Elastic artery
SystemCardiovascular system
Anatomical terminology

An elastic artery (conducting artery or conduit artery) is an artery with many collagen and elastin filaments in the tunica media, which gives it the ability to stretch in response to each pulse.[1] This elasticity also gives rise to the Windkessel effect, which helps to maintain a relatively constant pressure in the arteries despite the pulsating nature of the blood flow. Elastic arteries include the largest arteries in the body, those closest to the heart. They give rise to medium-sized vessels known as distributing arteries (or muscular arteries).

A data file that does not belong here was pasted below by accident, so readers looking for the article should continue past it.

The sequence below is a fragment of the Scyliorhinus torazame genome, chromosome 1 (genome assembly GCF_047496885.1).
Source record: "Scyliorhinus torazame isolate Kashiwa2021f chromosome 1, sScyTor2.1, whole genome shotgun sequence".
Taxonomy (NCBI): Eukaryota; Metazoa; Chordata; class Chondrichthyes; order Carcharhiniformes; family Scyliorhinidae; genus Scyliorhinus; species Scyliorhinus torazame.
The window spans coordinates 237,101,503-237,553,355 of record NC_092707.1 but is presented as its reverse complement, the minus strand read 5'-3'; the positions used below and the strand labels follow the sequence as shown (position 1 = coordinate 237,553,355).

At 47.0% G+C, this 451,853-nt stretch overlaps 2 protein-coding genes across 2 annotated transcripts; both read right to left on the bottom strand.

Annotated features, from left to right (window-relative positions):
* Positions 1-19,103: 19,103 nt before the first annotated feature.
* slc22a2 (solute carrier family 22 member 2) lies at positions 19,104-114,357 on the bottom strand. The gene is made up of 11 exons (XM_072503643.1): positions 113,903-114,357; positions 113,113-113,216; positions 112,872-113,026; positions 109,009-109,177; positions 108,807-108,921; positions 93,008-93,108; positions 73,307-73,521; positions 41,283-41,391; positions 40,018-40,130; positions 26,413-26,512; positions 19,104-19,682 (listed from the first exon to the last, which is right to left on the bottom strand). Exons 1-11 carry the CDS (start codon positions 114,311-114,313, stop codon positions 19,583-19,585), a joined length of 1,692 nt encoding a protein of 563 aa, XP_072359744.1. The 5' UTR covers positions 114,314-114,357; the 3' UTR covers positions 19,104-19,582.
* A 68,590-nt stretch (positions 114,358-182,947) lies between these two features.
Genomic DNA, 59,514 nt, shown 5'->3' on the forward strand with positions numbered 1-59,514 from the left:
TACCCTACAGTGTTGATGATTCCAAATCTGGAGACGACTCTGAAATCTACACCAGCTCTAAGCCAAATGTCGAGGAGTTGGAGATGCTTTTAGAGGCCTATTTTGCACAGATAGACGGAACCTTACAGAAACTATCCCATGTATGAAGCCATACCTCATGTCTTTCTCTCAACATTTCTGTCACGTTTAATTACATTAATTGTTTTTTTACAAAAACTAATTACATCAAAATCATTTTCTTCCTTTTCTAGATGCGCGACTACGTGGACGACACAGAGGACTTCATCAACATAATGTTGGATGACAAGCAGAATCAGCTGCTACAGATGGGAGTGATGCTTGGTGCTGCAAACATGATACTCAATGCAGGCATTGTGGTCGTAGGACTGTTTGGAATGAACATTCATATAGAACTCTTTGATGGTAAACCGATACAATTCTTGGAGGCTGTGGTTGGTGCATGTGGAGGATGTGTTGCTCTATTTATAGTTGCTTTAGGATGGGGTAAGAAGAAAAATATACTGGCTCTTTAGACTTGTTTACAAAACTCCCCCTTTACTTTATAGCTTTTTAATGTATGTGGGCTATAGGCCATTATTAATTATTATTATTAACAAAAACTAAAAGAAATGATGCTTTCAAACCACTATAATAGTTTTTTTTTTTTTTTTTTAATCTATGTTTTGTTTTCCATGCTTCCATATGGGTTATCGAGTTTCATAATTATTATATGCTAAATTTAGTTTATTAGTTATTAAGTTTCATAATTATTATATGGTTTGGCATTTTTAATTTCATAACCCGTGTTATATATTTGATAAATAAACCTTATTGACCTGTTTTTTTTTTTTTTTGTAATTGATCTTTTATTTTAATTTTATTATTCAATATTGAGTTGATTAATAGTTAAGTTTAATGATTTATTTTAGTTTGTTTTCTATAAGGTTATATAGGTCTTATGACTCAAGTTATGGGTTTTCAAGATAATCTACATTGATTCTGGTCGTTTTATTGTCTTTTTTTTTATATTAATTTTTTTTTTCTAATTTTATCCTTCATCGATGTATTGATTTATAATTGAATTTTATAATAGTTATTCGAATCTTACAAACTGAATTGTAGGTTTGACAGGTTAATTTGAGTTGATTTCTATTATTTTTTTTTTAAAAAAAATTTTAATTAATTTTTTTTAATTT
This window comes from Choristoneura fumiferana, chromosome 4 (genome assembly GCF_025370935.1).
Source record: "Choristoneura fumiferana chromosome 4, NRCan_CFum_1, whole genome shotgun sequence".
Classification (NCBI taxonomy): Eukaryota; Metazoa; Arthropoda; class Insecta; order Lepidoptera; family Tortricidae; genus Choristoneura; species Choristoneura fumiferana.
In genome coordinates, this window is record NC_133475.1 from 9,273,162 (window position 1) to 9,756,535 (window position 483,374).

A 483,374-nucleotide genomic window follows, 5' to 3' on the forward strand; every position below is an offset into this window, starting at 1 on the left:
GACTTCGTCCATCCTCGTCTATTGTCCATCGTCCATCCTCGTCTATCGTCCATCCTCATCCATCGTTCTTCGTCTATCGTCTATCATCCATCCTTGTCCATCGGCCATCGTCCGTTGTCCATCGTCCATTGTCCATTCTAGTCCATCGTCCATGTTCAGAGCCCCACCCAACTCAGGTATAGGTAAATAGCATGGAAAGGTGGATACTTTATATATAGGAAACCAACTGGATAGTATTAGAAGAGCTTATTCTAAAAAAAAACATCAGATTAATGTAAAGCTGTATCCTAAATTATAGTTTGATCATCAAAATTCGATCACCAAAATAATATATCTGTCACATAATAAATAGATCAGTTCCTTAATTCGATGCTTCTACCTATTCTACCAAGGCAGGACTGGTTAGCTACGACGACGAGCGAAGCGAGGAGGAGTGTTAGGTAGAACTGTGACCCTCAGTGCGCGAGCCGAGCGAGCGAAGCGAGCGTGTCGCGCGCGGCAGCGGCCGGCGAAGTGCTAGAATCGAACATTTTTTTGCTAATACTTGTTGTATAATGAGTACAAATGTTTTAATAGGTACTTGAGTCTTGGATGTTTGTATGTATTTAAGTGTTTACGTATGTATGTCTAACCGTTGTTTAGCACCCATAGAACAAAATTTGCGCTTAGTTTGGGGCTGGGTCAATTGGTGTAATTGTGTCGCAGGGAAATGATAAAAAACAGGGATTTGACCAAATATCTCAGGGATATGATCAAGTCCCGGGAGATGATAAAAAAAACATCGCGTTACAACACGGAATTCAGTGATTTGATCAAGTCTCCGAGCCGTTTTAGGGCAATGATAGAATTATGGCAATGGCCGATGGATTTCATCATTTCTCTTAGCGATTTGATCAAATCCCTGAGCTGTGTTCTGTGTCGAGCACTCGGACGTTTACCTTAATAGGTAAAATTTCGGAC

The pulmonary arteries, the aorta, and its branches together comprise the body's system of elastic arteries.

Elastic arteries receive their own blood supply by the vasa vasorum unlike smaller blood vessels, which are supplied by diffusion.

Examples are: aorta, brachiocephalic artery, common carotid arteries, subclavian artery, and common iliac artery.


  1. ^ Shadwick RE (December 1999). "Mechanical design in arteries". J. Exp. Biol. 202 (Pt 23): 3305–13. PMID 10562513.